Over the course of 2022, there were 20 exits — defined as mergers and acquisitions or IPOs — of Israeli cybersecurity companies. The top deal was British investment fund Liberty Strategic Capital snapping up Israeli-founded mobile security solutions company Zimperium for $525 million. The second largest deal was Israeli cyber company Medigate acquired by Softbank-backed Claroty for $400 million, and the third was US-based cybersecurity firm Palo Alto Networks buying Cider Security for $300 million. As of late 2022, there are 676 active cybersecurity companies in Israel.
“2021 really showed the appetite of investors and cyber was leading the pack, and as things cool up, you see cyber moving down,” said Hasson.
Investments and number of funding rounds across all of the tech sectors covered in the report declined in 2022, except for the agri and food tech sector which saw deal count rising to 87 from 84 in 2021, while the total investment amount remained stable between the two years.
“This suggests that the agri & food tech sector may have been more resilient to external factors such as economic downturns,” according to the SNC report. “This sector is relatively small but has been experiencing rapid growth in recent years with 624 active startups.”
According to the SNC report, the most active VC foreign investor in Israeli companies in 2022 was Insight Partners, a New York-based private equity and investment firm that participated in 40 rounds in 2022, down from 49 in 2021.
Tiger Global, which only began operating in Israel in 2019, was the second most active and invested in 26 startups. During its first years of activity in Israel, Tiger focused on more mature companies ready for IPO or unicorn valuation. In 2022, its investment strategy shifted to earlier stage companies, which included 13 A-round funding deals and three seed-round deals. In 2021, the fund made 75% of its investments in Israel in C+ rounds, and the rest in B rounds.
By far, the most active Israeli VC company was OurCrowd, investing in 84 startups in 2022, followed by Viola (all funds) with 47 rounds, and Pitango, which invested in 21 different start-ups.
IPOs and M&A activity
2022 marked a return to the “normal” numbers of 10 to 20 new initial public offerings (IPOs) annually characterizing the Israeli high-tech industry in recent years after the phenomenal record number of 77 IPOs (including special purpose acquisition companies, or SPACs) that took place in 2021, according to the SNC report. Last year, only 14 Israeli companies went public, with an additional four companies doing so via SPACs versus the 22 IPOs registered in 2020.
The number of mergers and acquisitions fell 45% in 2022, year-on-year, with the aggregate sum of deals dropping 40%. A total of 89 tech firms were sold for a total sum of $5.3 billion. M&A activity dried up in the second half of 2022, with the aggregate sum of the deals ranked as the fourth lowest recorded by the SNC database.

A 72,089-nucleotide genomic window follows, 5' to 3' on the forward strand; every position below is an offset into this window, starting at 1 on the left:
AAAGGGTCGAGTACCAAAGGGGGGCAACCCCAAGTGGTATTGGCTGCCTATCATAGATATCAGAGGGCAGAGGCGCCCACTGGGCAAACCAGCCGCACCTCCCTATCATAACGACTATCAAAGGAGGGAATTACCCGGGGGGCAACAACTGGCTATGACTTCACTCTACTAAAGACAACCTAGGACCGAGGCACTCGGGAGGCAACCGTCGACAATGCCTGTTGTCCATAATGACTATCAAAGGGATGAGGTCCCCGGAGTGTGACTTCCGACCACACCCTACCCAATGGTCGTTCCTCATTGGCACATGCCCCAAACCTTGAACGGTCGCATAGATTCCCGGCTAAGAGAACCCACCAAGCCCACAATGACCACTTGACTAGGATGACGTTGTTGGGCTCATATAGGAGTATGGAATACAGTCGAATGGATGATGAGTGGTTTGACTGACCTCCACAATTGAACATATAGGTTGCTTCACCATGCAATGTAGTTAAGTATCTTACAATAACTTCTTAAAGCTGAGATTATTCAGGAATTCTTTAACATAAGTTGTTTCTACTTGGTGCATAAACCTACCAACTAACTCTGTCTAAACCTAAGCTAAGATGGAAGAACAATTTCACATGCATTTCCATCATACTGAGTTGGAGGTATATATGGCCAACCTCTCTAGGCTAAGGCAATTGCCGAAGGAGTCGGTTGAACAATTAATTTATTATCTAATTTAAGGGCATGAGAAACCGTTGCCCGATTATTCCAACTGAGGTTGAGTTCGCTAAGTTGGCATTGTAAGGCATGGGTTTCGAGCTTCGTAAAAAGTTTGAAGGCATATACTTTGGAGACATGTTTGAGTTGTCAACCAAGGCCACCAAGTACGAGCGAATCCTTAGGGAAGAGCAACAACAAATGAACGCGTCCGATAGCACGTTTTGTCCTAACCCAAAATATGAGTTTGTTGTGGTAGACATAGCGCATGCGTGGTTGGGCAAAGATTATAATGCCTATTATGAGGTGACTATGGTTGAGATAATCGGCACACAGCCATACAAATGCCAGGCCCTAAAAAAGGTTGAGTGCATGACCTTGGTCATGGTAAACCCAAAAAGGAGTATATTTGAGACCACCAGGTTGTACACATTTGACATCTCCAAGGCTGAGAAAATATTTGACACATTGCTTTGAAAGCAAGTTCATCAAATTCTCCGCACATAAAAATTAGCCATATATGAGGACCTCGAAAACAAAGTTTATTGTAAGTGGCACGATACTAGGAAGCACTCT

One of the most prominent deals of 2022 was US semiconductor giant Intel buying Israeli computing tech startup Granulate for $650 million, marking the chip multinational’s seventh acquisition of an Israeli company in just over five years. Another was Israeli fintech startup Finaro, formerly known as Credorax, being snapped up by integrated payments and commerce tech firm Shift4 for $575 million.
Looking ahead to what is coming in 2023, Hasson sees a year of slow economic activity, with investments and exits continuing but in a much more “prudent and measured manner.” Some difficulty in VC funding that might have an impact on the available capital for investments in 2024 and 2025.
“We are going to see a huge reduction in exits, much less than we are used to seeing, and that by itself will have an implication on the ability of funds to raise capital,” said Hasson. “While everybody is slowing down in terms of their investment base, funds are going to have a hard time raising money, which means that we are going to see capital shortage in companies in 2024.
“The good news is that the Israeli high tech industry is going into this situation with full pockets, as both companies and funds entered the current crisis with more cash raised in 2020 and 2021, so they can weather the storm for the first six to 12 months,” he continued. “But at some point in time next year, startups are going to need more money and when that happens, we are going to see down rounds and a lot of consolidation, because right now, it’s very convenient for everybody to delay the discussion, and not make the valuation adjustments unless needed.”
A down round is when a private company raises capital at a lower price or lower valuation than in a previous financing round. Last month, US-based cybersecurity startup Snyk, founded by Israeli entrepreneurs, raised $196.5 million in funds from investors at a company valuation of $7.4 billion valuation, down from its $8.5 billion valuation in a previous funding round.
“So there’s a lot of dry powder and private equity funds, which have their pockets full, are going to find really interesting opportunities in the market, because we are going to have less liquidity, less M&A and less IPOs materializing,” said Hasson. “We are also going see more secondary deals happenings where VCs sell their shares in companies to private equity funds.”